Mark Dvoretsky, For Friends & Colleagues, Volume 1: Profession of a Chess Coach. Russell Enterprises, 2014. 384 pp., $29.95.

    Mark Dvoretsky was a fine player in his own day, making it to around 35th in the world rankings, but he is best known as one of the world's most successful trainers and the author of some of the most challenging training material ever written.

    This book is not of that sort, and is not meant to be. Dvoretsky has written a memoir, of which this is the first part. (The nature of the forthcoming second part isn't especially clear.) In it he first discusses his playing career, then his work as a trainer of such stars as Artur Yusupov, Sergey Dolmatov and Alexey Dreev, and then spends some time talking about his writings (which primarily flowed from his work as a trainer).

    The book has some chess content, but it's mostly a pleasant trip down memory lane. At least the trip is pleasant for the reader; for Dvoretsky, remembering some of the disagreeable aspects of living in the Soviet Union would naturally be less of a delight. Dvoretsky has critical things to say about a good many people, but there are others he praises - and some individuals are recipients of both sorts of comments. There aren't any training "secrets" in this book, though he has some insightful things to say about the training process - both in terms of nuts-and-bolts and psychology too.

    The writing (or perhaps the translation, or a combination of both) is occasionally a bit dry, and there are chunks of the book that will be of more interest to those with a deep knowledge of chess and life under the Soviet regime. Nevetheless, if you're a Dvoretsky fan and/or a fan of chess history, you'll enjoy and want to get the book. If you like chess stories and a bit of "dirt", you'll probably also like this book. Also, while the chess content is light by Dvoretsky standards, there are around 90 lightly annotated games and game fragments in the book, and as one would expect they are interesting and often instructive as well. It's not a perfect book, but I think that many readers of this blog will want to pick up a copy.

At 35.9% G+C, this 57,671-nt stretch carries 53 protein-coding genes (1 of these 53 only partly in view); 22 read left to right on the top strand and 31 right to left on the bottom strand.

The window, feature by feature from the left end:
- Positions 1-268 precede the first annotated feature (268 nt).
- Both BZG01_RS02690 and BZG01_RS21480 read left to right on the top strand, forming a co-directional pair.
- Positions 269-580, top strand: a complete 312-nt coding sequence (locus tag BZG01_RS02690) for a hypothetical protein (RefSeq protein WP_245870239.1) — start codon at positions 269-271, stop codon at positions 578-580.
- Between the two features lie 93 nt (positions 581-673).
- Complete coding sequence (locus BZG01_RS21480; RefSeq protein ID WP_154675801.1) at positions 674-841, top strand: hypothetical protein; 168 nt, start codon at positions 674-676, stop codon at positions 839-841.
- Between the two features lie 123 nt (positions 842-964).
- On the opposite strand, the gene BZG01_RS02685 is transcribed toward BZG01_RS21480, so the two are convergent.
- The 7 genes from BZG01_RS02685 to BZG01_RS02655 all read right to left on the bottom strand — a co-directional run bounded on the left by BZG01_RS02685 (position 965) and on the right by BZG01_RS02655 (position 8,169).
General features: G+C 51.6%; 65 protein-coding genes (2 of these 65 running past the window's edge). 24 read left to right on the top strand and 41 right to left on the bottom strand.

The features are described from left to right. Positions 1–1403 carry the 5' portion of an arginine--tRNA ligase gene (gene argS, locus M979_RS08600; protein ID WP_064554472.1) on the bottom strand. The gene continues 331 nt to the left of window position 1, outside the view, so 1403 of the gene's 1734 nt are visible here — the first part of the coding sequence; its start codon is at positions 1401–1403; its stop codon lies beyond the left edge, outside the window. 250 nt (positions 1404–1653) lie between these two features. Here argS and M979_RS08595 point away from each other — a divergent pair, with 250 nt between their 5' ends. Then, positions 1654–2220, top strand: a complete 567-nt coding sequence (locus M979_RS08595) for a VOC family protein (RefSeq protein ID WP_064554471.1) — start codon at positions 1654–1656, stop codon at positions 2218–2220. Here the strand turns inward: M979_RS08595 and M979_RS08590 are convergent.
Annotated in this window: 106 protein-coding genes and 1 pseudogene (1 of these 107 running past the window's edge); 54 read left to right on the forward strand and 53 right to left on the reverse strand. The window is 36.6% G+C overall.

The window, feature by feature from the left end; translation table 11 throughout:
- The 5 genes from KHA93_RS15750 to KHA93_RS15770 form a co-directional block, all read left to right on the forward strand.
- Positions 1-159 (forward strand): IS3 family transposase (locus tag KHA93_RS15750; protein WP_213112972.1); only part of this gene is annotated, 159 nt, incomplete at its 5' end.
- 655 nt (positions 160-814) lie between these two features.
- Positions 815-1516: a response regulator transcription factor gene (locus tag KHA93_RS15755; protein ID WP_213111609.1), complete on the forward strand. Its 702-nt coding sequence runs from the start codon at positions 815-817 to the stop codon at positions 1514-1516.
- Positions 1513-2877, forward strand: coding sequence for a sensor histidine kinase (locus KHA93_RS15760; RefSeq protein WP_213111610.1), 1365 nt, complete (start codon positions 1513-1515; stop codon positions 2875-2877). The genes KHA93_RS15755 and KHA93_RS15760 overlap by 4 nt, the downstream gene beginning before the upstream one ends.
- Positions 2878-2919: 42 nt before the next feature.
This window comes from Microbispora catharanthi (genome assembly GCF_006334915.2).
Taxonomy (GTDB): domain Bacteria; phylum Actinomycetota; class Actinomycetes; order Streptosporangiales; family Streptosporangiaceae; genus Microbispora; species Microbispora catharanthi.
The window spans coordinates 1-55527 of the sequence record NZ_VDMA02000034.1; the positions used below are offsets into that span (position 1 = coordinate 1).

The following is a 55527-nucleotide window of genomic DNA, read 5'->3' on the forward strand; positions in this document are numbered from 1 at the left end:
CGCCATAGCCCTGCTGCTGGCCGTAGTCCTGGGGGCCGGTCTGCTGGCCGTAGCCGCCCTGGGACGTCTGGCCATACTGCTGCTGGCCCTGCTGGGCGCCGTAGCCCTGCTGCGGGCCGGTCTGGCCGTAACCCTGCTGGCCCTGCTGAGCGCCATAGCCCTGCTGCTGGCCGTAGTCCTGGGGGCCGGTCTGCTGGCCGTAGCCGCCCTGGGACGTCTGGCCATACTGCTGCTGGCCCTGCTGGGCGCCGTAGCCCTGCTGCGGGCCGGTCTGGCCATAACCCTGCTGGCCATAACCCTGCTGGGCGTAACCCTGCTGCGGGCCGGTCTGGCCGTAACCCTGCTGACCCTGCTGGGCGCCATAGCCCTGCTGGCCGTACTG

Saturday
    Nov012014

    Notre Dame 49, Navy 39

    It wasn't convincing, but a win's a win.

    Record so far: 7-1.

    Next victim: Arizona State.

    Tune time!

    Saturday
    Nov012014

    Wesley So, U.S. #2

    The U.S. national team just got stronger. Much stronger. Welcome aboard, Wesley So! (HT: Allen Becker)

    Now we just need to recruit a 2800 from somewhere...

    Saturday
    Nov012014

    Tashkent Grand Prix, Round 10: All Draws

    It wasn't for a lack of trying, but all of the games in the penultimate round of the Tashkent Grand Prix were drawn. Half the games were "proper" draws - meaning the evaluations never favored either player too significantly - and half gave one of the players grounds for great relief. Karjakin had great winning chances against Caruana and probably should have collected the full point; ditto Giri against Jobava and Mamedyarov against Vachier-Lagrave. The latter failure was especially costly as it would have elevated Mamedyarov into a tie for first with one round remaining.

    Last round pairings:

    • Radjabov (5) - Gelfand (3)
    • Karjakin (5) - Kasimdzhanov (3.5)
    • Jakovenko (4.5) - Caruana (5)
    • Vachier-Lagrave (5.5) - Nakamura (6)
    • Jobava (5.5) - Mamedyarov (6)
    • Andreikin (6.5) - Giri (4.5)

    Saturday
    Nov012014

    Notre Dame to Sink the Navy

    But only for a football game. We need them otherwise! #6 Notre Dame will defeat the Navy Midshipmen tonight starting at 8 p.m. and televised on CBS. Notre Dame just needs to hop over two more teams in the remaining month or so of the season to get into the playoffs, so the national championship is still very doable!

    Friday
    Oct312014

    Book Notice: Antic & Maksimovic, The Modern Bogo

    Dejan Antic & Branimir Maksimovic, The Modern Bogo 1.d4 e6: A Complete Guide for Black. New in Chess, 2014. 476 pp. $29.95/€24.95. Reviewed by Dennis Monokroussos.

    A couple of years ago this duo wrote The Modern French, and as a companion repertoire piece they've produced The Modern Bogo. Note the move order given in the title: not 1.d4 Nf6 2.c4 e6 3.Nf3 Bb4+, but 1.d4 e6. They thus invite transposition to the French (and to the material in their other book) while cutting out some White options like the Trompowsky.